1) “Grindin’,” Clipse, 2002. Any discussion of Pusha T starts with “Grindin’,” the 2002 hit that put him on the map and which boasts perhaps the most audacious beat the Neptunes ever made. Four minutes of rattling, bouncing funk, Clipse’s de facto debut remains one of the best hip-hop tracks of this century.
2) “Virginia,” Clipse, 2002. Clipse’s twisted love letter to VA—where there ain’t shit to do but cook—reimagines the Old Dominion as a cocaine-caked hellscape. “Plenty my partners feelin’ like O.J./ Beat murder like the shit is OK,” raps Pusha, with the perfect mix of clever and vile that marked Clipse’s best music.
3) “What Happened to That Boy?” Baby (aka Birdman) ft. Clipse, 2002. Anyone needing evidence that great music and moral decency aren’t always bedfellows should look no further than this ode to killing police snitches, which features a stuttering touchtone of a beat from the Neptunes and a showstopping verse by Push.
4) “Ultimate Flow,” Re-Up Gang, 2005. In the mid-2000s Clipse’s mixtape work was the stuff of legend; “Ultimate Flow,” the last track on We Got It 4 Cheap, Vol. 2, jacks the beat from Lil’ Kim’s “Drugs” and features one of Push’s best verses: loose, smart, and disarming. “Mama, I means no harm/ you lack classic charm/ but I ain’t got it either.” What a line.
5) “Ride Around Shining,” Clipse ft. Ab-Liva, 2006. Pusha’s work on “Ride Around Shining” is discussed above; this track also features the hardest-sounding string piano in human history.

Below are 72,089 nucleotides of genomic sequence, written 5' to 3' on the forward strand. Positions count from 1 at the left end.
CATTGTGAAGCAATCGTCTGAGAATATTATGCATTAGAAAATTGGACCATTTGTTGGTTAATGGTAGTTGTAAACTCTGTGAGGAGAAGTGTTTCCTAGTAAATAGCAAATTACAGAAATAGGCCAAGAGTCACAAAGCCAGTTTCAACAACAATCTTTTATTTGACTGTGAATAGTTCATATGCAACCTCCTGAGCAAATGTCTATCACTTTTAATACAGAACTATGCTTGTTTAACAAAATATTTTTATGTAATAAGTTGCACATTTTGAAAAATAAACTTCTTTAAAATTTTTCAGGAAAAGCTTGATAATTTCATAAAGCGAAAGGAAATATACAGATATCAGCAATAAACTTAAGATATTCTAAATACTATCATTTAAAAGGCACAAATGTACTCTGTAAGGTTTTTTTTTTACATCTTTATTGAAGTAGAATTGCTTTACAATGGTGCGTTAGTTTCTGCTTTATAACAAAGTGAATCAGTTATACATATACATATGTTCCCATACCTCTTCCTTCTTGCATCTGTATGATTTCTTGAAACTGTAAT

6) “Hello New World,” Clipse, 2006. “I was 16, eyes full of hope/ bagging up grams at the Hyatt doe/ The news called it crack I called it Diet Coke.” Towering Neptunes production and an eerie, off-key Pharrell hook transform this rags-to-riches tale into a dark opera of wealth and loss.
7) “Runaway,” Kanye West ft. Pusha T, 2010. Pusha T finally won a pop-star turn with his guest appearance on Kanye West’s “Runaway,” the best song on West’s My Beautiful Dark Twisted Fantasy. “Runaway” is beautiful, sad, angry, complex, and it’s Pusha’s verse—16 bars of shimmer and swagger—that elevates the track from maudlin to sublime.
8) “Exodus 23:1,” Pusha T, 2012. This shattering diss track is speculated to be about Lil Wayne and Drake, which is a little like saying that David Bowie’s “Song for Bob Dylan” is speculated to be about Bob Dylan. A work of supreme confidence, “Exodus” was the fiercest indicator yet that Pusha had fully grown into his solo career.
9) “Numbers On The Boards,” Pusha T, 2013. The first single off of My Name Is My Name, released back in April. Produced by Kanye West, anyone shocked by the musical direction of Yeezus in June had clearly missed this gnashing buzzsaw of a beat, all sharpened angles and threatening corners. A stunning combination of futuristic and timeless, anticipation for My Name Is My Name began right here…
10) “Nosetalgia,” Pusha T ft. Kendrick Lamar, 2013. …and hit full boil here. Pusha and K.Dot exchange vivid tales of the game over a howling beat provided by VA-based producer Nottz. “Nosetalgia” is a riveting, trans-generational reminder that “real hip-hop” is alive and well in 2013.
Thanks to Pete L’Official, Bethlehem Shoals and Glenda Goodman for their help in breaking down and bagging these selections.